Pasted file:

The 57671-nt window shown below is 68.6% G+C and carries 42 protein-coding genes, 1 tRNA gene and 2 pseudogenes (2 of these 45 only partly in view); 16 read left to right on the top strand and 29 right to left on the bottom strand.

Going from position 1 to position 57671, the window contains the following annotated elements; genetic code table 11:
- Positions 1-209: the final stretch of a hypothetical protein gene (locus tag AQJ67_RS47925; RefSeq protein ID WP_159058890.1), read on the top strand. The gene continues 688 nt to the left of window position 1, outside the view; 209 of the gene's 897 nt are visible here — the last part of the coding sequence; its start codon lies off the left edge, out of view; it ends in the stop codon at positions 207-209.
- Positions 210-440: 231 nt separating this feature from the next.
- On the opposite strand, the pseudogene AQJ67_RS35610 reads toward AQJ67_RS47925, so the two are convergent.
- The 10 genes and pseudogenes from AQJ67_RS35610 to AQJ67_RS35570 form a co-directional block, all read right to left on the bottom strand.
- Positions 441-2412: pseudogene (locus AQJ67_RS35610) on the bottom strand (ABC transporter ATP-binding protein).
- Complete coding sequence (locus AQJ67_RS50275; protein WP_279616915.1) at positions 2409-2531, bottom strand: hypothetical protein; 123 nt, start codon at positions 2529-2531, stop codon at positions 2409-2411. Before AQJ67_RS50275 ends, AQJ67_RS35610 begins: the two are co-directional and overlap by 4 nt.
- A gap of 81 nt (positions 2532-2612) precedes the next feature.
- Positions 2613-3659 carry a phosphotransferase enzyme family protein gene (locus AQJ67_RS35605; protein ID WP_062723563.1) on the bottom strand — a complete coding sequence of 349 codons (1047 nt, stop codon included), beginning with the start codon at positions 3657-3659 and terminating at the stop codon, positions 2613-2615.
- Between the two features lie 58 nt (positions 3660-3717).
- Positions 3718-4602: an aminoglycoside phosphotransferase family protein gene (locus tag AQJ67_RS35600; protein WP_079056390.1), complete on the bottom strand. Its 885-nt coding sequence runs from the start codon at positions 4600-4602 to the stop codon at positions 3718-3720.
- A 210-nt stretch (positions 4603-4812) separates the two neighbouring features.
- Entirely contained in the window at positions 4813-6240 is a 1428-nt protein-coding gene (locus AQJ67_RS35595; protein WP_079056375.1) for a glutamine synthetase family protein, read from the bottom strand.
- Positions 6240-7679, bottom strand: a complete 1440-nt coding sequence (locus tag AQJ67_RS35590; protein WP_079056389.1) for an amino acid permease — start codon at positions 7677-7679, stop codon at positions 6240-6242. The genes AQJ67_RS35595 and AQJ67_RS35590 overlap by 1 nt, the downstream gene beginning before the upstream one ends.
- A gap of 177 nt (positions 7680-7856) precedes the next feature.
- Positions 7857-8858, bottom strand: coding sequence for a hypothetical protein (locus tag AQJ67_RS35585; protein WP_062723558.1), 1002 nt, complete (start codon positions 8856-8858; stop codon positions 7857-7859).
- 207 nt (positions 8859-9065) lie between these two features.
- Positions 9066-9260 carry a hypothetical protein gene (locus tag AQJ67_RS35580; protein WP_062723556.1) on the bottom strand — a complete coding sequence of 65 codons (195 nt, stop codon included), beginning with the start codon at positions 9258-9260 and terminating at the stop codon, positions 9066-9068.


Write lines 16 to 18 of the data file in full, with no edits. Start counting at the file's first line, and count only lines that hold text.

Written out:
- A gap of 177 nt (positions 7680-7856) precedes the next feature.
- Positions 7857-8858, bottom strand: coding sequence for a hypothetical protein (locus tag AQJ67_RS35585; protein WP_062723558.1), 1002 nt, complete (start codon positions 8856-8858; stop codon positions 7857-7859).
- 207 nt (positions 8859-9065) lie between these two features.